Playing nap roulette is one of the major hurdles of a day trip for me. When Julia still napped, she was great at sleeping in the car or napping in a stroller. James has Fear of Missing Out (FOMO) and isn’t a great car or stroller sleeper, especially not when big sister might be doing something cool nearby.
What usually works for us is to put him in our LilleBaby toddler carrier (we have the Complete Airflow; it has a wider seat than the infant version of the same style) on my back while Julia and I take a hike. I have to move relatively consistently to get James to go to sleep and stay asleep, so hikes work better than urban walks and I have to plan for that.
To be honest, this is still the hardest piece. I only plan day trips once or twice a month because I have to mentally prepare to sacrifice the quiet time for me that comes with naps at home and the potential for a cranky toddler if he doesn’t nap. His naps out are usually shorter (1 hour vs. 2), so I don’t plan for an evening activity on those days either.
4. Bring back-up toys/games/books
Just like adults, kids sometimes need a quiet activity to help them reset or just to pass the time on the car ride to and from an adventure.
We typically have some combination of the following in the car for a day trip:
- Spotify playlists (Frozen II, They Might Be Giants the “No” album, and the Weezer “Teal” album are their favorites)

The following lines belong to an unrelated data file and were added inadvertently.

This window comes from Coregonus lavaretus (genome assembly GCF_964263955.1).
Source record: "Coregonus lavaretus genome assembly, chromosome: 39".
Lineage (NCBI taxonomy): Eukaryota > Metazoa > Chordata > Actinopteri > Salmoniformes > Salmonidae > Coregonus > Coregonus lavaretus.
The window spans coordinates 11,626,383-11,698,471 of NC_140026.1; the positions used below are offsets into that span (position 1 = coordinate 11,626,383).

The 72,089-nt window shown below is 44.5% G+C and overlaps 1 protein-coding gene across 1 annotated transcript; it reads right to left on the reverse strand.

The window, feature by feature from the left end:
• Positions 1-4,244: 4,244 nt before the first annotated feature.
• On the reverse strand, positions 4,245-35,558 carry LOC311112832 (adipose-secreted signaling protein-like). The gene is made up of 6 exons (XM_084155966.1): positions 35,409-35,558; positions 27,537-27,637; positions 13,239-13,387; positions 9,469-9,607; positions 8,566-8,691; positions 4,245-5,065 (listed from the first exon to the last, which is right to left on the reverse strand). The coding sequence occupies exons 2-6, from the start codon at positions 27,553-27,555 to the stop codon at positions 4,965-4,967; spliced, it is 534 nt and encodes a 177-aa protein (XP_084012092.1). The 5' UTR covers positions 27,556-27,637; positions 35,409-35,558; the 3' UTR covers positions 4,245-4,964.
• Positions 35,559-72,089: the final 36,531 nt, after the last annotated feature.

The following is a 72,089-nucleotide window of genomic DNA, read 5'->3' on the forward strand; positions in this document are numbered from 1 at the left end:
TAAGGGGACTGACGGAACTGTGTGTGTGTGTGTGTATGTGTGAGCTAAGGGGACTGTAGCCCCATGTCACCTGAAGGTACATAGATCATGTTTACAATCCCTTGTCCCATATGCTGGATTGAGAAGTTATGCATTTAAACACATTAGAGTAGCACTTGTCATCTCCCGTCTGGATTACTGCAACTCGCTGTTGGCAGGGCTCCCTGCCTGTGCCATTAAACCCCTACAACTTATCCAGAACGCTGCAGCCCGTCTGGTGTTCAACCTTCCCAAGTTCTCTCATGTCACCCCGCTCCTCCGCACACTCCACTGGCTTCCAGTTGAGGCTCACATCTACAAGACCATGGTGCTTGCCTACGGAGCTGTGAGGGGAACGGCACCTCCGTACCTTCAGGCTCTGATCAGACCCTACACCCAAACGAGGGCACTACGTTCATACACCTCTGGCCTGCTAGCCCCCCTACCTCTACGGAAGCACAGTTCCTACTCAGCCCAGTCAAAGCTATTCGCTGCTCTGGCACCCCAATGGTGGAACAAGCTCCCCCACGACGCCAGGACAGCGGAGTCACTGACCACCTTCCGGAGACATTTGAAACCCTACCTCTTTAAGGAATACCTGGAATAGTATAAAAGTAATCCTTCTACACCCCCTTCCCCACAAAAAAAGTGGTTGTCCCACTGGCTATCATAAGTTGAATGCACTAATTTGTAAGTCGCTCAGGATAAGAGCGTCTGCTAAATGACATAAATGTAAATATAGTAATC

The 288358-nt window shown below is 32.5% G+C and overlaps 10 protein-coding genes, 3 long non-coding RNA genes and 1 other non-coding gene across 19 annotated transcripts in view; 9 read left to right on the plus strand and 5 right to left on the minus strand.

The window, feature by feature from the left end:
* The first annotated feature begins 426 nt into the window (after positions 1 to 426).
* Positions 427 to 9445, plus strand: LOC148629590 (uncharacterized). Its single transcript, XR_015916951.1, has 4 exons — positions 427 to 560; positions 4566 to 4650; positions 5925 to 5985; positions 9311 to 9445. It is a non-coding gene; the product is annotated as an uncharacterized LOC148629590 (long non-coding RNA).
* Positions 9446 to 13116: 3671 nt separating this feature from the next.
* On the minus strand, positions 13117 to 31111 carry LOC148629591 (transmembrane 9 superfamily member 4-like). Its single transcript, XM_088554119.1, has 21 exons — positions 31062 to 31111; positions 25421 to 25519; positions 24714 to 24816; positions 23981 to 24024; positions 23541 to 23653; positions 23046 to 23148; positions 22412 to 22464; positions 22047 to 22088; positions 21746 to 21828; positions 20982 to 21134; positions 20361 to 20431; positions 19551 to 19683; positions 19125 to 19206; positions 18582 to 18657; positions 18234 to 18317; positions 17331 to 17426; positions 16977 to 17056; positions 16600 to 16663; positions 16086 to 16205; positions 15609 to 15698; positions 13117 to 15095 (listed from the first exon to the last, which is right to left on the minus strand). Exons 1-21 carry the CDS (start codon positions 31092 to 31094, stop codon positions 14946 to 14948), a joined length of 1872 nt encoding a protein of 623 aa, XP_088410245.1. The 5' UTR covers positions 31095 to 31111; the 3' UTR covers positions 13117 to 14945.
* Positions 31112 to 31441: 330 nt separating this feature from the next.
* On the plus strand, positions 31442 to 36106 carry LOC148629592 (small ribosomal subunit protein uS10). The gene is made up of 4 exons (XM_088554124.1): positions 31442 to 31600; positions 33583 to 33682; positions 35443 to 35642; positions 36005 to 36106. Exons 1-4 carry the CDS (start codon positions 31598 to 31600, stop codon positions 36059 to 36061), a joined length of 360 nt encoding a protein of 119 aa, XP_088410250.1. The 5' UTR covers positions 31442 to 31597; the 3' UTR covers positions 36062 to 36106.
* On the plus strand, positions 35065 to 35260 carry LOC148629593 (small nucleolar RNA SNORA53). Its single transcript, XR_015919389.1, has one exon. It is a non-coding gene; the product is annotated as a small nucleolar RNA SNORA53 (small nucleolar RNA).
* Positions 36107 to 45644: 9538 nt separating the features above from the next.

- Magnetic drawing tablet for James and a notebook with colored pencils for Julia’s drawing
- Sand toys – they’re great for the beach, but also for filling with water from puddles or pine needles on a trail
- Blanket/towel – we have the Rose Hip Warrior blanket from Eighth Generation that is both warm and durable, so it makes a good picnic blanket or something cuddly if it’s chilly out. I also typically have a grungy towel for wiping off dirty feet.
5. Weigh the pros and cons of company
Sometimes an extra set of hands can be really helpful when you’re out with the kids. During the pandemic while we’re not supposed to gather with folks outside our household, particularly indoors, some families like to meet grandparents as a way of including them.
Call me crazy, but I actually prefer to do day trips solo (I even like leaving my husband at home sometimes)! For me, full day adventures require flexibility and the ability to change plans quickly if something doesn’t work out as planned (the kids got tired or bored, we missed a ferry or the coffee shop is closed). That makes it more stressful if I have to rally additional troops around a new plan, or consider many people’s preferences and abilities in deciding what to do.
I also like that day trips give me time that is 100% focused on my kids — I’m not thinking about chores at home or what craziness is going on in the news that day. Leaving other adults at home also means that I can have some really wacky and interesting conversations with Julia (and sometimes James). Their behavior and attitude also seem to improve with my increased focus on them, so it’s a win-win for everyone.
Bonus Tip: Save ideas for later to make planning easier
I love Instagram and Pinterest for inspiration. Whenever someone posts something that looks like a cool day trip, I save the post for later or add it to an embarrassingly messy spreadsheet of ideas. When it’s been awhile since we’ve had a day trip together, I go back to my saved posts and try to pick something that fits our current interests/abilities/weather forecast.